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I have typed in the stories as the Union County line has been told. Thru extensive research in North Carolina, I made the discovery that Morgan's father was actually named Samuel, not William. Samuel and Mary Bryan McMahan were Morgan's parents. This is proven in Samuel's division of estate and Mary's will, both recorded in the NC archives. Mary and Samuel are buried side by side in Whitaker Graveyard in Davie County NC, near Samuel's father, James and mother Susannah. Samuel died in August and the year is not positive, the stone illegible. It could have been as early as 1800 or some have surmised 1806. Samuel had a brother William who married Rebecca Foster and they died in Ohio, perhaps thru the years and faded memories this beloved Uncle assumed a grandfatherly role to the Indiana line and somewhere along time his name was intertwined with Samuel's story. The first version is by Ruth McMahan Adas and the second by William N. McMahan.
"In earlier colinial days a clan by the name of McMahan came to America from N.E. Ireland. From an eastern locality, they followed a river valley to Rowan Co., NC. William (1750?) (submitters note, this name is actually been proven to be Samuel, somehow in time the Union County branch mistakenly assumed it to be William, who was actually a great great Uncle not the great great grandfather)of near Salisbury was fatally injured by being run over by a wagon loaded with peaches. William's (Samuel's) children came to what is now Union County (Indiana) in 1818 and purchasedc 480 acres in sections 17 and 21 in Harrison Township. MOrgan McMahan was the first J.P. of Harrison Township......"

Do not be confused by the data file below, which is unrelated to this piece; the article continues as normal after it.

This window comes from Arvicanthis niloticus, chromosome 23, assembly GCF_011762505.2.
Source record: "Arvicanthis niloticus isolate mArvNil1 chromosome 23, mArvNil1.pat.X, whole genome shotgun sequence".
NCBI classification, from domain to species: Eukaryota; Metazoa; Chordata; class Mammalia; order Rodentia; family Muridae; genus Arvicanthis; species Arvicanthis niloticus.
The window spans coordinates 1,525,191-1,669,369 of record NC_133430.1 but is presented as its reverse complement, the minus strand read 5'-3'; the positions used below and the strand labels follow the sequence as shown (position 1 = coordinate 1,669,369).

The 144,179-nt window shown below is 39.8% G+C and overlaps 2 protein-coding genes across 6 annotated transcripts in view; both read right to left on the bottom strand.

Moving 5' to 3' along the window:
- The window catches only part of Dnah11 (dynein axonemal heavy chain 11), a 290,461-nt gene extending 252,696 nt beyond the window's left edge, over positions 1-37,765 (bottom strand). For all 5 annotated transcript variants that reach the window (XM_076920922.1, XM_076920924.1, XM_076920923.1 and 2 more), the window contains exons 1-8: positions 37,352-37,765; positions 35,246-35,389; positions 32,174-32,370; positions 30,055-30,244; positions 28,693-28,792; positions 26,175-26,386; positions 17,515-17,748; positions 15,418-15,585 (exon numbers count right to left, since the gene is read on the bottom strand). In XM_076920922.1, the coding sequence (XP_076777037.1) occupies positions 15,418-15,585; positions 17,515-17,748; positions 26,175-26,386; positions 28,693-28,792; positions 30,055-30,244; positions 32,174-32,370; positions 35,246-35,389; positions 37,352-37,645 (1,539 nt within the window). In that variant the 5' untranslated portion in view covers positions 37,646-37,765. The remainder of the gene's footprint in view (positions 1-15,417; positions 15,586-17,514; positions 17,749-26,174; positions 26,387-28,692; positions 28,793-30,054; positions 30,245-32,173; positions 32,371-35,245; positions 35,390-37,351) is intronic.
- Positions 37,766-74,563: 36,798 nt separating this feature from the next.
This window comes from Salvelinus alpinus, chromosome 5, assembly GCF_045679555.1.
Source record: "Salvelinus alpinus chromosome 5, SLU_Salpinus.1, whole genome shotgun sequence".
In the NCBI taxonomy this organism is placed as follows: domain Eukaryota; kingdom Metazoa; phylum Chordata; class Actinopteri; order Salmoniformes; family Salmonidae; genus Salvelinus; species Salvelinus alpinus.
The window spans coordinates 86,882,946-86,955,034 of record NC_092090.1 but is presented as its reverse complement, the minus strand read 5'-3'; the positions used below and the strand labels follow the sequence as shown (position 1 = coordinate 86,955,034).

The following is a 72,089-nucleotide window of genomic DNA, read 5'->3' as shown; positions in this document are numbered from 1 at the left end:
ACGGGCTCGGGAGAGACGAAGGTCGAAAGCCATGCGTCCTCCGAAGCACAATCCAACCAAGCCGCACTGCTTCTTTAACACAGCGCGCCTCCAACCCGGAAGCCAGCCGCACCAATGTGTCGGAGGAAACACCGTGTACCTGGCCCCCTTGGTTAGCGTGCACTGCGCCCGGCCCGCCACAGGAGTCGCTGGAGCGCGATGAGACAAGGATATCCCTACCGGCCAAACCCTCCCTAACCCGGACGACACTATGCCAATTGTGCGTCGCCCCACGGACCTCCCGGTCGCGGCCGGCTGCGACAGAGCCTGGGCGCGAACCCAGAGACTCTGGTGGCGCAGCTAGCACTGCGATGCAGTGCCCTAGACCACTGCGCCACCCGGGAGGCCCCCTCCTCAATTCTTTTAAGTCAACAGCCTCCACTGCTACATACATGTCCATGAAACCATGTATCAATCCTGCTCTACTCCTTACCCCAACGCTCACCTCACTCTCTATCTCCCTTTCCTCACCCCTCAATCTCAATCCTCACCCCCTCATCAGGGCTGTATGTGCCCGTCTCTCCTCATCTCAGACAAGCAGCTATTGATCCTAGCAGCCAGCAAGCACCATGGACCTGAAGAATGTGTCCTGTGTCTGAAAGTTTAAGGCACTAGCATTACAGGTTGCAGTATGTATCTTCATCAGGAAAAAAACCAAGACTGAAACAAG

"The name McMahan is Scoth-Irish and tradition says the family came from the Emerald Isle in Colonial Days and settled in one of the eastern states. Being farmers and traders with the restless pioneer soirit, they soon moved up one of the river valleys to Salisbury, NC and here we find William (this is incorrect, it is actually Samuel) great-great-grandfather of William N. McMahan. He was a farmer and fruit grower. One day when he was passed middle age, while getting a load of peaches ready for market, the horses started forward suddenly and the great wheels passed over his body and he was fatally injured. Around 1816 six of his seven children came northwest in covered wagons ....."